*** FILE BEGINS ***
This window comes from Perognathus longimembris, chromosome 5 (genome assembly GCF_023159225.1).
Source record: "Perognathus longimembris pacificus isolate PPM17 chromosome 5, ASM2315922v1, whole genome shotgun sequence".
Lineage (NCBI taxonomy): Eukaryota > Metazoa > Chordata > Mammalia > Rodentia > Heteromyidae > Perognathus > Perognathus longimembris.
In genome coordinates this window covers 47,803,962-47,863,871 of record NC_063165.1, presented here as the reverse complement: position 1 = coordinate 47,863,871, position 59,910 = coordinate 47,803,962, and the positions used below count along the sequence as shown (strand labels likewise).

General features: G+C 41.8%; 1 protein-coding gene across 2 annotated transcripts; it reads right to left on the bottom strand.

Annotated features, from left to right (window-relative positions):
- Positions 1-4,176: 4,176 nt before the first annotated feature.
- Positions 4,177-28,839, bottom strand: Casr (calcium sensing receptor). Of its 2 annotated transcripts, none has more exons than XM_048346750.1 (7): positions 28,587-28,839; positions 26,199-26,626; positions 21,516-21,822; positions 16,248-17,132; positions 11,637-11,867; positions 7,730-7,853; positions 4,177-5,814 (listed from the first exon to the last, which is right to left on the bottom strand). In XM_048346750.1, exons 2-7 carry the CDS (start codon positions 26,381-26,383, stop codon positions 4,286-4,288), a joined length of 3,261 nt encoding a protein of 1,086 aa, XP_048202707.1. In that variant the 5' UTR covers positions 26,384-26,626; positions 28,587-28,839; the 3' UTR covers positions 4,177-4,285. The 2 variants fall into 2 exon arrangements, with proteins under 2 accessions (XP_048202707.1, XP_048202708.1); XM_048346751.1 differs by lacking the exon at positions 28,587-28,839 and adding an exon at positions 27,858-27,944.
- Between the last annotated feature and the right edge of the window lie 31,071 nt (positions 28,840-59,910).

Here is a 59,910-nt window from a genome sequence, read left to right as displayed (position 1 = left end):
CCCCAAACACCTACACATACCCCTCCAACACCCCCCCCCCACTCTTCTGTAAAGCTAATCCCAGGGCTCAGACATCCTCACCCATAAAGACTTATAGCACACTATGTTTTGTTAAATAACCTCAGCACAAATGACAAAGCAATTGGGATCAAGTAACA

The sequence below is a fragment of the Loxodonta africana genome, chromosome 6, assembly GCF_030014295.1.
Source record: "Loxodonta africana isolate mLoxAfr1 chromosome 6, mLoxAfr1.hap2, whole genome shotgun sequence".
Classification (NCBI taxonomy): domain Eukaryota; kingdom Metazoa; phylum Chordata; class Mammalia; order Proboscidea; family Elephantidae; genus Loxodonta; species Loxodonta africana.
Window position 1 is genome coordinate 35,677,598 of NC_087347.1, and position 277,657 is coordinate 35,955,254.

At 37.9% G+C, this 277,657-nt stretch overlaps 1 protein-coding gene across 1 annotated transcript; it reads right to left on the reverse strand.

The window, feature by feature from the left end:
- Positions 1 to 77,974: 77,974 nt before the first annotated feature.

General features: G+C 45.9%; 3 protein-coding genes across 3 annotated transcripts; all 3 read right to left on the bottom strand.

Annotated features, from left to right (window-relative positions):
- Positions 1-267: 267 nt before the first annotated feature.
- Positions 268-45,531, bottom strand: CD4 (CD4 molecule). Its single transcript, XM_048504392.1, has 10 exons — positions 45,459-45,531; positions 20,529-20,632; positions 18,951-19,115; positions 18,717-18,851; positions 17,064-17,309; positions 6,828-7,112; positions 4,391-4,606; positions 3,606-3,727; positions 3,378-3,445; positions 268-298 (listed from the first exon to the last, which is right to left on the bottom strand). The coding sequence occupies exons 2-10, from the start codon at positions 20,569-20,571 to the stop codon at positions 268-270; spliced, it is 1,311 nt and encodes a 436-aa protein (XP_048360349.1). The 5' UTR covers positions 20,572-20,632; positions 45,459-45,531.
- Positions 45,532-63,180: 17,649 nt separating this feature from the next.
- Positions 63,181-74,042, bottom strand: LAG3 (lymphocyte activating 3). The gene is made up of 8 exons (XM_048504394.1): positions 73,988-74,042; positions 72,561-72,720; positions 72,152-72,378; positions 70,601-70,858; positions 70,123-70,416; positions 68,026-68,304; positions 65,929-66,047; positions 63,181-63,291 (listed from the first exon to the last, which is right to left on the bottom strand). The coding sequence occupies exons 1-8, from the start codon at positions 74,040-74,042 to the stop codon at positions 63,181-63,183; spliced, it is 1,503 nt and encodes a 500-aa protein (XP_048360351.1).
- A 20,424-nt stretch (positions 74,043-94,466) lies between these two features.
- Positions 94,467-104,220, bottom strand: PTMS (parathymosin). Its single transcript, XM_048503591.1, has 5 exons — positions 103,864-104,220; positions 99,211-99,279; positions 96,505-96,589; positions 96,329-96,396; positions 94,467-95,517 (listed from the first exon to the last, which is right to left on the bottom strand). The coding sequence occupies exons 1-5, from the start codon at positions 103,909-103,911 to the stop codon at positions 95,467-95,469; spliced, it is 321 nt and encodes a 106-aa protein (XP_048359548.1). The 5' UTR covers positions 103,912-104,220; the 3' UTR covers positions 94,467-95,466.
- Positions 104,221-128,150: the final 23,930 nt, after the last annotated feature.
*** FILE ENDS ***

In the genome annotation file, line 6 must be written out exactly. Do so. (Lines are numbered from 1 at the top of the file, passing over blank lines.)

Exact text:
Annotated features, from left to right (window-relative positions):